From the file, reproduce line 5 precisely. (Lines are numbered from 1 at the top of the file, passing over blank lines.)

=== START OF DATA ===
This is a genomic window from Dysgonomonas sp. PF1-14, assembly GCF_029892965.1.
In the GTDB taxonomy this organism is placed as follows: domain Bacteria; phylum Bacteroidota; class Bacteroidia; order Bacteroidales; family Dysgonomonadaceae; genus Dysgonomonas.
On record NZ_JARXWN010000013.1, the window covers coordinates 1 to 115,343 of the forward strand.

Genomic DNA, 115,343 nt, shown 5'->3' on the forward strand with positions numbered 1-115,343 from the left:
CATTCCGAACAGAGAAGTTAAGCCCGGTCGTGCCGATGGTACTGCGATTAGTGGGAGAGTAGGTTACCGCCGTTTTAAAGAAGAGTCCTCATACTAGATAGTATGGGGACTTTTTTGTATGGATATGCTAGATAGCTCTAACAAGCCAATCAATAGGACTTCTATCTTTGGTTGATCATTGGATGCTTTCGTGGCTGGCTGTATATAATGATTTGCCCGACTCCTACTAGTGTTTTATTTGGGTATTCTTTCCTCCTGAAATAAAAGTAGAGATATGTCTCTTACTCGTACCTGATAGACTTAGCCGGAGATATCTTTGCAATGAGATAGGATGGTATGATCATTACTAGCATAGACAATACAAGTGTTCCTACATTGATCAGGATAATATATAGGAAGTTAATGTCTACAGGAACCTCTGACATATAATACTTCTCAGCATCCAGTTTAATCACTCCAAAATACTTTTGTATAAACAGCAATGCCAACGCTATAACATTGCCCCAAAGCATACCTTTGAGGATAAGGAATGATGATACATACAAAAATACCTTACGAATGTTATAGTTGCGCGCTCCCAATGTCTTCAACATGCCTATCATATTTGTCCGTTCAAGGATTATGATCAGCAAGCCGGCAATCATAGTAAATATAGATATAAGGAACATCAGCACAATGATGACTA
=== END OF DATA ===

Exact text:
CATTCCGAACAGAGAAGTTAAGCCCGGTCGTGCCGATGGTACTGCGATTAGTGGGAGAGTAGGTTACCGCCGTTTTAAAGAAGAGTCCTCATACTAGATAGTATGGGGACTTTTTTGTATGGATATGCTAGATAGCTCTAACAAGCCAATCAATAGGACTTCTATCTTTGGTTGATCATTGGATGCTTTCGTGGCTGGCTGTATATAATGATTTGCCCGACTCCTACTAGTGTTTTATTTGGGTATTCTTTCCTCCTGAAATAAAAGTAGAGATATGTCTCTTACTCGTACCTGATAGACTTAGCCGGAGATATCTTTGCAATGAGATAGGATGGTATGATCATTACTAGCATAGACAATACAAGTGTTCCTACATTGATCAGGATAATATATAGGAAGTTAATGTCTACAGGAACCTCTGACATATAATACTTCTCAGCATCCAGTTTAATCACTCCAAAATACTTTTGTATAAACAGCAATGCCAACGCTATAACATTGCCCCAAAGCATACCTTTGAGGATAAGGAATGATGATACATACAAAAATACCTTACGAATGTTATAGTTGCGCGCTCCCAATGTCTTCAACATGCCTATCATATTTGTCCGTTCAAGGATTATGATCAGCAAGCCGGCAATCATAGTAAATATAGATATAAGGAACATCAGCACAATGATGACTA